Tuesday, May 29, 2018

German Road Haulage Tolls Set to Rise to Fund Infrastructure

Highway Charge Uplift Follows Extra Federal Trunk Route Costs
Shipping News Feature
GERMANY – Earlier this month, the German Federal Cabinet passed the proposal on the 5th Federal Road Toll Act which will see a sharp increase in the HGV tolls from January 1, 2019. The plan is for the billions of additional revenue extracted from road haulage operators to go directly into the expansion of the country's road network infrastructure, additionally tolls on all federal trunk roads are already due to increase from July 1, 2018, as ratified last year.

From July, all 52,000 kilometres of federal trunk roads will be subject to tolls for trucks with a gross vehicle weight of 7.5 tonnes or more. Currently, tolls are collected on 12,800 km of motorways and 2,300 km of federal roads. The revenue to be gained from this expansion of approximately 40,000 kilometres of toll roads is estimated to be an additional €2 billion per year. With the uplift of the rates in January next year, the German government is looking to bring in an additional €500 million.

With the 2017 figure of €4.7 billion gathered from the road toll, the federal government should see a rise in revenue to €7.2 billion, which will be redistributed across all regions of Germany for investment in the country's transport infrastructure. Low-emission EURO VI vehicles will be charged for air pollution and noise, as opposed to the newer electric trucks which will see an exemption from the fee in an attempt to encourage the industry to adopt greener vehicles.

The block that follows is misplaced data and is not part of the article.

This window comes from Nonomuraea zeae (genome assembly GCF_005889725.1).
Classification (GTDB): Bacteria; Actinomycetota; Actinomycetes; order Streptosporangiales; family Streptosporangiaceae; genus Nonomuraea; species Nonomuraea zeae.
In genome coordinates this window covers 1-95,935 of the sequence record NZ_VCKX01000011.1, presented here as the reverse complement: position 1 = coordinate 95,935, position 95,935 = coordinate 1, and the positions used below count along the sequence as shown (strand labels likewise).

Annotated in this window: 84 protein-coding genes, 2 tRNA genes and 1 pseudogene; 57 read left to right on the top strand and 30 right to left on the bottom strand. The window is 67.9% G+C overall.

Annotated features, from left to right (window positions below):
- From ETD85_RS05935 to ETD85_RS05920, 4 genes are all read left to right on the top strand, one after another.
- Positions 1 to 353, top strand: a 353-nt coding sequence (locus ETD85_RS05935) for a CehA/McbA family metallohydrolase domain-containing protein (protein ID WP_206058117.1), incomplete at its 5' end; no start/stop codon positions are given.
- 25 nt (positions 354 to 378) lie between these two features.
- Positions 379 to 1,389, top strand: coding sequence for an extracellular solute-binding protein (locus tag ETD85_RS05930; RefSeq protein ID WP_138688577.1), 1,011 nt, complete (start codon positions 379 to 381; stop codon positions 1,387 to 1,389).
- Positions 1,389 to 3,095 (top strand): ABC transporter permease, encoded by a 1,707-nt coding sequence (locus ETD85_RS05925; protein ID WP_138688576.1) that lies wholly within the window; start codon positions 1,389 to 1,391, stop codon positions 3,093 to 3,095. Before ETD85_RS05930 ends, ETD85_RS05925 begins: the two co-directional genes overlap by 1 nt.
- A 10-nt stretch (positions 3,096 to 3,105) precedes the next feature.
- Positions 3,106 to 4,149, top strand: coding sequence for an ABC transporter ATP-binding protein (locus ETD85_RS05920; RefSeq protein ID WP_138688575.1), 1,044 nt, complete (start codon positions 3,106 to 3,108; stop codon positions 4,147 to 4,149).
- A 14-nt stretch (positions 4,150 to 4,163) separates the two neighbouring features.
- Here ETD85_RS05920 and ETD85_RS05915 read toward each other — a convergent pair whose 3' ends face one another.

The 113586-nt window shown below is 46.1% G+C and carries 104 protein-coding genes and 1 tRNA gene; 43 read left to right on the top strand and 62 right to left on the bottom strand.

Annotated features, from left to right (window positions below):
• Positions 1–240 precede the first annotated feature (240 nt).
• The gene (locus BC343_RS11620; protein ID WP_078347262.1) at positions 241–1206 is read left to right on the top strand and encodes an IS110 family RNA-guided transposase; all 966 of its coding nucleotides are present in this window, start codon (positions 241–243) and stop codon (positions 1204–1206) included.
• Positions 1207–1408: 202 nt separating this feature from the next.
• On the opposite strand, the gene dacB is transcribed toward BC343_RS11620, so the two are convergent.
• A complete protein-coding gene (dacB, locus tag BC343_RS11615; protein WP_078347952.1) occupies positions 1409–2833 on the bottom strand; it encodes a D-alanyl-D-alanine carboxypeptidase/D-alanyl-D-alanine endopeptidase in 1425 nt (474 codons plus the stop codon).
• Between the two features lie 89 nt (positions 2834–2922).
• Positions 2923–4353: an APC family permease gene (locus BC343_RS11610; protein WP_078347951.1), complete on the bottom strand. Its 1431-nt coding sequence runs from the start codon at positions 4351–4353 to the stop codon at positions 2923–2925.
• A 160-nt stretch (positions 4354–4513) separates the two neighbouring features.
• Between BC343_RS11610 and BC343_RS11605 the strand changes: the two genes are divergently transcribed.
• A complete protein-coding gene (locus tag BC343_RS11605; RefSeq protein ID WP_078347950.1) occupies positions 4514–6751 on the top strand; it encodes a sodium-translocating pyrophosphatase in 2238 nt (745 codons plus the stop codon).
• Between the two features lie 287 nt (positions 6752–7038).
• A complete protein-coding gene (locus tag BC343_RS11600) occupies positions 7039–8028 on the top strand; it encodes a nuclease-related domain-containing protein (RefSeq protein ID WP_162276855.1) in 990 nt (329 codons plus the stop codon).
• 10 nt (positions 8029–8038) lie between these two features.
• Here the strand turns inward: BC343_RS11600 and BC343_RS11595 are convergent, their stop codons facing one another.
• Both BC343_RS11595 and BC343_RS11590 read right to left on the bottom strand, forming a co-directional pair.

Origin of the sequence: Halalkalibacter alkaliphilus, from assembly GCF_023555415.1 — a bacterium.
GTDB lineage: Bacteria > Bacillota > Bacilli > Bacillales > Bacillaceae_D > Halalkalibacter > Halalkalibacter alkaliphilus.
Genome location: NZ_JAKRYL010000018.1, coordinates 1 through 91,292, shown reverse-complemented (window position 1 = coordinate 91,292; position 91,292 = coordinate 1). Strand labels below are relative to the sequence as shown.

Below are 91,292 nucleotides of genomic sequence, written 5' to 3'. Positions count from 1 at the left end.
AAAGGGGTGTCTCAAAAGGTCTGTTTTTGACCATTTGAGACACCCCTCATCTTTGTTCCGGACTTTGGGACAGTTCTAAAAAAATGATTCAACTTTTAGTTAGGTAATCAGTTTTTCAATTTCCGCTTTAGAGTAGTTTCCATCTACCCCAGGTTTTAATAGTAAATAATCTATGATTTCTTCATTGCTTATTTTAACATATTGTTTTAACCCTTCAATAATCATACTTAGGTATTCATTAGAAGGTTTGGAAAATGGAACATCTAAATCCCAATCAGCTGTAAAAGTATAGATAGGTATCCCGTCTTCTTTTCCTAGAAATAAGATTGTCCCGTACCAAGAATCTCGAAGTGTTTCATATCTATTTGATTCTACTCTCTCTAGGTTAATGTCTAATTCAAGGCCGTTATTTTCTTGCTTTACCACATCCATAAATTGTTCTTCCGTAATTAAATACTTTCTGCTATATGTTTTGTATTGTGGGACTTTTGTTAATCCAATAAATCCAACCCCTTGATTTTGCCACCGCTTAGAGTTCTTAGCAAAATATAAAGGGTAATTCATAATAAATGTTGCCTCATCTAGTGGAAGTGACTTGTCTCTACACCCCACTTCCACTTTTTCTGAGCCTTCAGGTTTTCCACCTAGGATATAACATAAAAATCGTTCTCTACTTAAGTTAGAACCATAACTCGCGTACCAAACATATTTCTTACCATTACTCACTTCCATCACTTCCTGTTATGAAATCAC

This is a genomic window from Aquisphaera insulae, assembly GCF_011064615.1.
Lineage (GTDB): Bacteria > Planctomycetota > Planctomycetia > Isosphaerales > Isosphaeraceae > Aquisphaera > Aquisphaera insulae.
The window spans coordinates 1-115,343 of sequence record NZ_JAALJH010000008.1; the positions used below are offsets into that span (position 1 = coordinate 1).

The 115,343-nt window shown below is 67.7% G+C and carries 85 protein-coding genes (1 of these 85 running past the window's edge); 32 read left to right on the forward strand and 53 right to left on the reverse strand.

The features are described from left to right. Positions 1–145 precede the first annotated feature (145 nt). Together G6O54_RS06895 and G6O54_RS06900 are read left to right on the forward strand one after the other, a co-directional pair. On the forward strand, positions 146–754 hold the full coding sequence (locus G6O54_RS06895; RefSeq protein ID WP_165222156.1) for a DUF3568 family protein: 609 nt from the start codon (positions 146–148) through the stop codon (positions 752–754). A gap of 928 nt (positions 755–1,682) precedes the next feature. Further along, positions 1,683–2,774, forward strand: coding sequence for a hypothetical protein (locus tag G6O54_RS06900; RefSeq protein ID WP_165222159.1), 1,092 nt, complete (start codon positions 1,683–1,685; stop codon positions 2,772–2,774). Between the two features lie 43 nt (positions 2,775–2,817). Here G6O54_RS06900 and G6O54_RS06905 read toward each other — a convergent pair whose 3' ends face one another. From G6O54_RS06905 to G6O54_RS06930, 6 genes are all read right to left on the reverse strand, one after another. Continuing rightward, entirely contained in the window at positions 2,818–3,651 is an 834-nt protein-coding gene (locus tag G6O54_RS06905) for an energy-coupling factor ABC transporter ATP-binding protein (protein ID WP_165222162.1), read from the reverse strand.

According to the German shipping and logistics association DSVL, four-axle EURO VI class trucks greater than 18 tonnes are particularly burdened by an increase in toll rates, approximately up 59%, from 11.7 to 18.7 cents/km. For the particularly low-emission five-axle 18 tonne and larger, the toll costs will increase from 13.5 to 18.7 cents/km, still up by 38.5%. Modern EURO VI trucks already account for 65% of all toll kilometres in Germany.